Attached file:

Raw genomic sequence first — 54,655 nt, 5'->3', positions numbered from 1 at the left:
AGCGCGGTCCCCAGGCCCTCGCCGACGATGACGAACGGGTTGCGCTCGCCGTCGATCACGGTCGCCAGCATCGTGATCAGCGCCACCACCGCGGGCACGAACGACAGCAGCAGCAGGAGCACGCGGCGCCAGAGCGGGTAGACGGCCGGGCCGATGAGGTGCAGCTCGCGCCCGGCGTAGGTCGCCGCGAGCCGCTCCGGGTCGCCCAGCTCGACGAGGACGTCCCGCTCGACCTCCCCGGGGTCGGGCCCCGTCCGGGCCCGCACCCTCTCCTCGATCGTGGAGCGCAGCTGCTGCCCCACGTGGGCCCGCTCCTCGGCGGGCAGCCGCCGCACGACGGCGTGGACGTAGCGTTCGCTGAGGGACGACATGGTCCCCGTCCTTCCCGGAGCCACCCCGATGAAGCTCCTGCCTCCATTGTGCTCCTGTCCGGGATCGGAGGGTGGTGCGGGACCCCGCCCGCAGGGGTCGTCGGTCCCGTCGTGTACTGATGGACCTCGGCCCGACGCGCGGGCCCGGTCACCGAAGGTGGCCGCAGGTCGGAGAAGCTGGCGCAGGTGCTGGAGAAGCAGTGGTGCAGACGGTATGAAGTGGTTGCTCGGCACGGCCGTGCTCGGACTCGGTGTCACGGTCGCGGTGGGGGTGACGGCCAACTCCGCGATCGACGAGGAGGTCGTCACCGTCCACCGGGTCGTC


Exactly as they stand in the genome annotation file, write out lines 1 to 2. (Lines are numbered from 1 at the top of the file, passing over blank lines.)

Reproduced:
Raw genomic sequence first — 54,655 nt, 5'->3', positions numbered from 1 at the left:
AGCGCGGTCCCCAGGCCCTCGCCGACGATGACGAACGGGTTGCGCTCGCCGTCGATCACGGTCGCCAGCATCGTGATCAGCGCCACCACCGCGGGCACGAACGACAGCAGCAGCAGGAGCACGCGGCGCCAGAGCGGGTAGACGGCCGGGCCGATGAGGTGCAGCTCGCGCCCGGCGTAGGTCGCCGCGAGCCGCTCCGGGTCGCCCAGCTCGACGAGGACGTCCCGCTCGACCTCCCCGGGGTCGGGCCCCGTCCGGGCCCGCACCCTCTCCTCGATCGTGGAGCGCAGCTGCTGCCCCACGTGGGCCCGCTCCTCGGCGGGCAGCCGCCGCACGACGGCGTGGACGTAGCGTTCGCTGAGGGACGACATGGTCCCCGTCCTTCCCGGAGCCACCCCGATGAAGCTCCTGCCTCCATTGTGCTCCTGTCCGGGATCGGAGGGTGGTGCGGGACCCCGCCCGCAGGGGTCGTCGGTCCCGTCGTGTACTGATGGACCTCGGCCCGACGCGCGGGCCCGGTCACCGAAGGTGGCCGCAGGTCGGAGAAGCTGGCGCAGGTGCTGGAGAAGCAGTGGTGCAGACGGTATGAAGTGGTTGCTCGGCACGGCCGTGCTCGGACTCGGTGTCACGGTCGCGGTGGGGGTGACGGCCAACTCCGCGATCGACGAGGAGGTCGTCACCGTCCACCGGGTCGTC